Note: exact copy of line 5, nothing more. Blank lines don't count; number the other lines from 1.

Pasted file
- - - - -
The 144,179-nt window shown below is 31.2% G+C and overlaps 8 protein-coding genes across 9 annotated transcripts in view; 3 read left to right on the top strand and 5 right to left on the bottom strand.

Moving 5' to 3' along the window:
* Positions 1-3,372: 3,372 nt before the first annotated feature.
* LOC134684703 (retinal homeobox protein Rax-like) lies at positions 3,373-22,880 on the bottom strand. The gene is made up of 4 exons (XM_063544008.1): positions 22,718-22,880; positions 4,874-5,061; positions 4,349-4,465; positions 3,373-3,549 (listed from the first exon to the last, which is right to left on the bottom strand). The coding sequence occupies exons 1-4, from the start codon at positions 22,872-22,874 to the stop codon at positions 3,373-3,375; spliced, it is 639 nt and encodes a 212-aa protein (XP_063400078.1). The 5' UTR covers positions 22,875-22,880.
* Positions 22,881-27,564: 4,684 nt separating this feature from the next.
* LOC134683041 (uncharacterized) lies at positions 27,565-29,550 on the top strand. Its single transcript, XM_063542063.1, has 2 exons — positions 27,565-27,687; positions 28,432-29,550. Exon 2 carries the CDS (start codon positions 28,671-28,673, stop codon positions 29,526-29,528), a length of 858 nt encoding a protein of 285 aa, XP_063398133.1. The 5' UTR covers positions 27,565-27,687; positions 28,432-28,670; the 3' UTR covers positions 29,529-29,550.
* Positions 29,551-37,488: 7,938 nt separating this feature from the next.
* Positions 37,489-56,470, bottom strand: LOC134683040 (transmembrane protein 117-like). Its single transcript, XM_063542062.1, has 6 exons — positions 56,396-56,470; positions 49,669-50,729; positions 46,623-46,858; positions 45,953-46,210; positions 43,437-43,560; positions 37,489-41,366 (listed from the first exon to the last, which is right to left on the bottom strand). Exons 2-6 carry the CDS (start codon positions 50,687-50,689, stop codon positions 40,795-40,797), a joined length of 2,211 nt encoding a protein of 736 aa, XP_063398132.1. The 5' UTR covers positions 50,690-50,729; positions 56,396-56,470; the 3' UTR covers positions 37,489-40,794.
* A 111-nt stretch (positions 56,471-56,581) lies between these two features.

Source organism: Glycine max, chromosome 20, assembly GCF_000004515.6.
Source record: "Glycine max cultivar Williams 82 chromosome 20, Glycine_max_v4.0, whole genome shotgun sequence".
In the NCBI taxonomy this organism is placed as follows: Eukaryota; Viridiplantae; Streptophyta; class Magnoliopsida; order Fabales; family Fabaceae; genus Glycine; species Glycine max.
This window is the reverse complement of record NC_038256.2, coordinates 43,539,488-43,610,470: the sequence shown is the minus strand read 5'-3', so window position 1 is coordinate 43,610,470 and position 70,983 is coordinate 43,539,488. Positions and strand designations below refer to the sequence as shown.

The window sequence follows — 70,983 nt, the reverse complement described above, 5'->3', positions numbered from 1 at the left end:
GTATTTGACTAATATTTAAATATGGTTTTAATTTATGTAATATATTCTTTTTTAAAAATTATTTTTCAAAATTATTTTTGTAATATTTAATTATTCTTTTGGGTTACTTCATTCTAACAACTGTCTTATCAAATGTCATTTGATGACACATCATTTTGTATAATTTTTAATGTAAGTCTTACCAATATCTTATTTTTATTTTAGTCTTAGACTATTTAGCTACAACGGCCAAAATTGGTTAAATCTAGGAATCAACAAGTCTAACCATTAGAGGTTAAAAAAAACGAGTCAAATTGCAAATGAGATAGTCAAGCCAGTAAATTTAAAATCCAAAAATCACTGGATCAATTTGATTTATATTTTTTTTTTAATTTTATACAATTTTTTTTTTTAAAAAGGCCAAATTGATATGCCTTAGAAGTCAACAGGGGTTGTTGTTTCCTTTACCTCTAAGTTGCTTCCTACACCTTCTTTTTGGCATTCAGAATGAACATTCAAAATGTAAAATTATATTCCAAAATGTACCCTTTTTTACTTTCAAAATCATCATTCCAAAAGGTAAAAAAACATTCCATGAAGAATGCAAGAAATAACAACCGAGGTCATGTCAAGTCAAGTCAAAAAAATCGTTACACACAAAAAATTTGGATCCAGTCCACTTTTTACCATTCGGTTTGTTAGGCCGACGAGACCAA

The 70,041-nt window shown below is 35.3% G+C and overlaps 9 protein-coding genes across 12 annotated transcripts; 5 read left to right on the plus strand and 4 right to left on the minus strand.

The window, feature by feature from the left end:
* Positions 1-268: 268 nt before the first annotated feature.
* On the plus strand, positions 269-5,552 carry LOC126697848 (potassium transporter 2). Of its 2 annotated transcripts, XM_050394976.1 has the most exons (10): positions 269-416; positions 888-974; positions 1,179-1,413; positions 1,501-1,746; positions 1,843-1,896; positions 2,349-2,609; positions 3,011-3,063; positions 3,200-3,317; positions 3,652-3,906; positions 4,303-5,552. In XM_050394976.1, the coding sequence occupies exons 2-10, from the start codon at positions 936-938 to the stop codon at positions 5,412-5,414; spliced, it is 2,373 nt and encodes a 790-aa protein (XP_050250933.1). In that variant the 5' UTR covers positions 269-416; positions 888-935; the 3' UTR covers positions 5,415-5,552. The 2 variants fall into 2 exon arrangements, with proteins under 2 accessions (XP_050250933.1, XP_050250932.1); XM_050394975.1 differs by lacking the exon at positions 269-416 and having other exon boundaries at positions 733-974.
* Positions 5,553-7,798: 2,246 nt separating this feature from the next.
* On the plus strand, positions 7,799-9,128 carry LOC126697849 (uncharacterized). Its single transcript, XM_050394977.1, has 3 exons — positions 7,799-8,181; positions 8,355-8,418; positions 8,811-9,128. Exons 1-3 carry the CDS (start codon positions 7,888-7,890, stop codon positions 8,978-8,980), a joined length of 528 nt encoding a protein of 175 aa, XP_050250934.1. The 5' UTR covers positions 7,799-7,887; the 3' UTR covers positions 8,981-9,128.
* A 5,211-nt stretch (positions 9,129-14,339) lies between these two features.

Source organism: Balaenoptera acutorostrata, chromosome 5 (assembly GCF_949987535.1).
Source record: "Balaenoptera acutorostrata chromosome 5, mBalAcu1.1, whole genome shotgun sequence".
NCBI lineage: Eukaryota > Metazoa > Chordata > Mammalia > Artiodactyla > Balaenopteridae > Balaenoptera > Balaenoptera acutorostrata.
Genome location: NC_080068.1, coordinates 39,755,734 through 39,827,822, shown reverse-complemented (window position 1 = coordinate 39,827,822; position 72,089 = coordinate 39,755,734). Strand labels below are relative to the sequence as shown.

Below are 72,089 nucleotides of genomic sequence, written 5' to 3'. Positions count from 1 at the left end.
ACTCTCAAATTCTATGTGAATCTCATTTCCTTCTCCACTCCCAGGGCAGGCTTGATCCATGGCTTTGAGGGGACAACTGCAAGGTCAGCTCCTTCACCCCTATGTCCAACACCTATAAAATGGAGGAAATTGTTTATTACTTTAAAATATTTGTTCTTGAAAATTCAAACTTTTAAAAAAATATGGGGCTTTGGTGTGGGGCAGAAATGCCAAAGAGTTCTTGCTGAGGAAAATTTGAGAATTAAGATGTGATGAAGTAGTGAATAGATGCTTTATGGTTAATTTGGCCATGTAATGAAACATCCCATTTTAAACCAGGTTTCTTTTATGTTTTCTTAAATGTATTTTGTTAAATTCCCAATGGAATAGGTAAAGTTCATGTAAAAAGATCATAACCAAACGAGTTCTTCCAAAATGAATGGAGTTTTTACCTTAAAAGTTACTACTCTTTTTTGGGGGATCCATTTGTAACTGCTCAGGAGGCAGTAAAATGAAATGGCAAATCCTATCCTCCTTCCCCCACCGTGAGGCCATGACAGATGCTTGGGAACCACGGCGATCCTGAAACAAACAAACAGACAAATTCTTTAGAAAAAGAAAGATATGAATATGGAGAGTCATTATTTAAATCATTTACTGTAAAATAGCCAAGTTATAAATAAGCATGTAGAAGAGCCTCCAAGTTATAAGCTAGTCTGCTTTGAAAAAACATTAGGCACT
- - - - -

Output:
* Positions 22,881-27,564: 4,684 nt separating this feature from the next.